FSIS confirms postponement of Vietnam pangasius audit

Published on
March 12, 2020

The U.S. Department of Agriculture’s Food Safety and Inspection Service (FSIS) confirmed it has decided to postpone an on-site audit in Vietnam.

SeafoodSource previously reported the postponement on Monday, 9 March.

“For the safety of our auditors, FSIS does not provide the dates when the auditors are scheduled to conduct in-country equivalence audits in a foreign country; however, we have postponed our visit,” an FSIS spokesperson said in an emailed statement sent to SeafoodSource.

FSIS did not provide the reason behind the postponement decision.

The Vietnam Association of Seafood Exporters and Producers (VASEP) had said in a statement on 11 March that the FSIS inspection was put on hold possibly because of the agency's concern about the COVID-19 coronavirus pandemic, which is spreading rapidly in the world.

The trip was scheduled to take place from 2 to 13 March and was aimed at ensuring the country’s inspection system for siluriformes fish, mainly pangasius, continues to meet the U.S. import requirements.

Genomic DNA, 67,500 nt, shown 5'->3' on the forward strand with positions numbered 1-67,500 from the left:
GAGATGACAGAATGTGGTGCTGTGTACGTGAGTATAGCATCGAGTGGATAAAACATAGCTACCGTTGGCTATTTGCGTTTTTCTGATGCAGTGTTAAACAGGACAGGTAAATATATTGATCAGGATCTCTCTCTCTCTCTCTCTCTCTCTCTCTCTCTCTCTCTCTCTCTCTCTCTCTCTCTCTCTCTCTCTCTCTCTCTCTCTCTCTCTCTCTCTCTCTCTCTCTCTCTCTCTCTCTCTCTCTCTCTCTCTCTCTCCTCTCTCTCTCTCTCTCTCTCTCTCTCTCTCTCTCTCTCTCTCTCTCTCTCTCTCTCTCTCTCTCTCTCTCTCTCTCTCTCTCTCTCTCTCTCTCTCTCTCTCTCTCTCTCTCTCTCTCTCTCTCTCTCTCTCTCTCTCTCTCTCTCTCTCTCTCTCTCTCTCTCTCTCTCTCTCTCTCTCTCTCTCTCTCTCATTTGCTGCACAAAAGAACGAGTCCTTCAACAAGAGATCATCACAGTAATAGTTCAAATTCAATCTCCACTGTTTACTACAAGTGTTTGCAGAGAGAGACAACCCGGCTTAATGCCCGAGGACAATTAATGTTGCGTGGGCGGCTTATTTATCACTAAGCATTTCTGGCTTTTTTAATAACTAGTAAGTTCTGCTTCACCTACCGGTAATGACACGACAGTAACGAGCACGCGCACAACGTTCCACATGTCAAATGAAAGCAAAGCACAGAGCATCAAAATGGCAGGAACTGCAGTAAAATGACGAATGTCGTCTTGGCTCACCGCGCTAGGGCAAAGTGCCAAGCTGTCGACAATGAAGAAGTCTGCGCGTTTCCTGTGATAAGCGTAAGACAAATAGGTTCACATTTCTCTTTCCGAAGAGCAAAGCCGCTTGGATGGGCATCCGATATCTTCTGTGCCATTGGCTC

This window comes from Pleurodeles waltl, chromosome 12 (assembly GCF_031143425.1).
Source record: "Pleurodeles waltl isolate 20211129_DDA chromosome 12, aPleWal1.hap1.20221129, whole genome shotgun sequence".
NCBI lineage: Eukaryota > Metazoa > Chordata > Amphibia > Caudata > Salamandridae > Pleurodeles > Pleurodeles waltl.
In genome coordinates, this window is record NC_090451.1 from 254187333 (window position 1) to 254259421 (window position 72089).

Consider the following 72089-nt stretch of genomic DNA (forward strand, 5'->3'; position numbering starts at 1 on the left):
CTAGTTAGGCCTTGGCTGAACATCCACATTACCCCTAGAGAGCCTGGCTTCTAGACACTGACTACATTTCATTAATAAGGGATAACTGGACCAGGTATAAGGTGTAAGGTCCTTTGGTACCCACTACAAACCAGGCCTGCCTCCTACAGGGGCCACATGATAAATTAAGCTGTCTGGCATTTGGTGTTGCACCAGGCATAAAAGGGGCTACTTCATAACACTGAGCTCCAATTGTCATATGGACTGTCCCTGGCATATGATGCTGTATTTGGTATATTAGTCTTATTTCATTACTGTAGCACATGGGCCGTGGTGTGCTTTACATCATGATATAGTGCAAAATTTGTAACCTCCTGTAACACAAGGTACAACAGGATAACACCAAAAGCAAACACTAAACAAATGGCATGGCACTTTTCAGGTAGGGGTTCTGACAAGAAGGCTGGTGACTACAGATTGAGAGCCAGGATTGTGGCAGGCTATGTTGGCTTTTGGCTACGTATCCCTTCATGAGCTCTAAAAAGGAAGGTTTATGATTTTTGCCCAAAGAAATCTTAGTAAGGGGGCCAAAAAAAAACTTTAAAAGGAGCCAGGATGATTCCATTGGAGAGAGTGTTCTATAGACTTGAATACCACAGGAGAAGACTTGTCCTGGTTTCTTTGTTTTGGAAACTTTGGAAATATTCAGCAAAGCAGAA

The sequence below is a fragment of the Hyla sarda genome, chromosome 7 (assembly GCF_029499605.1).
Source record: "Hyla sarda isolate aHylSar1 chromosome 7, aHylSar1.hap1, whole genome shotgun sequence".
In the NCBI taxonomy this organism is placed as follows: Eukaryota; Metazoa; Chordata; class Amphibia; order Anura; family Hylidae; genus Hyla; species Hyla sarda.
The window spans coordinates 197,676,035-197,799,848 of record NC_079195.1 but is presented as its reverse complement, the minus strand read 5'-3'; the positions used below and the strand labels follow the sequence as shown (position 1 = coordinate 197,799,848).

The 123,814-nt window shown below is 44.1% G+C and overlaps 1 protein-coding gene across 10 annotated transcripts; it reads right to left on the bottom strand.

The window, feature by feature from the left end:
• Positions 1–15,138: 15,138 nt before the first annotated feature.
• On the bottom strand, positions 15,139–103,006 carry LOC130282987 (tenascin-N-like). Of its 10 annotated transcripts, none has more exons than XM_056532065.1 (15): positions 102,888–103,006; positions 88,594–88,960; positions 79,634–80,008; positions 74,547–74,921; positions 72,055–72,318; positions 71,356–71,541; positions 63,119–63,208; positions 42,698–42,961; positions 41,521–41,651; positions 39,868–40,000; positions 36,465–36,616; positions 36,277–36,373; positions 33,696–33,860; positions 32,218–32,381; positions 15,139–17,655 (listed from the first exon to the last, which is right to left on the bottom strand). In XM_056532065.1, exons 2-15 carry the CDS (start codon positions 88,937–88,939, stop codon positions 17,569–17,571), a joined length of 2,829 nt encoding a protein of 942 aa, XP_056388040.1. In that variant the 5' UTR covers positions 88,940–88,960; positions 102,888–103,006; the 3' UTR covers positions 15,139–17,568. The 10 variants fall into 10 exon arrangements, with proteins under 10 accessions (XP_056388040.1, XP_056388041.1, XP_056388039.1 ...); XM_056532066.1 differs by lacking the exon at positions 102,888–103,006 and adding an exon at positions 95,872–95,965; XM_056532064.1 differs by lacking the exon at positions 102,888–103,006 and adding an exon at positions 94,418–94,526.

FSIS had already informed the National Agro-Forestry-Fisheries Quality Assurance Department (NAFIQAD) under Vietnam’s Ministry of Agriculture and Rural Development about the postponement, but did not provide any reason or new date for an upcoming visit.

In November 2019, FSIS announced that Vietnam, Thailand, and China were eligible to export siluriformes fish, including pangasius and basa, to the U.S.

This would have been the second on-site audit by FSIS following the first conducted in May 2018.

During that inspection, eight out of 13 exporters shipping the fish to the U.S. at the time were reviewed and two farms were audited, according to a proposed rule by FSIS posted on the Federal Register in September 2018.

FSIS said the 2018 audit did not discover any deficiencies posing risks to public health. But it did find NAFIQAD inspectors did not recognize all the establishments inspected had failed to document their sanitation monitoring results in an adequate way, among a few other shortcomings.

The U.S. agency then sent NAFIQAD its draft audit report and demanded written responses from Vietnam, which had to indicate the actions it would take to improve its inspection system. After receiving feedback from Vietnam, FSIS concluded that all the issues identified by the auditors had been resolved.

Following the downturn in most of 2019, U.S. became the largest destination for pangasius from Vietnam, with sales of USD 18.1 million (EUR 16 million) in January, VASEP said.

Reporting from Hanoi, Vietnam

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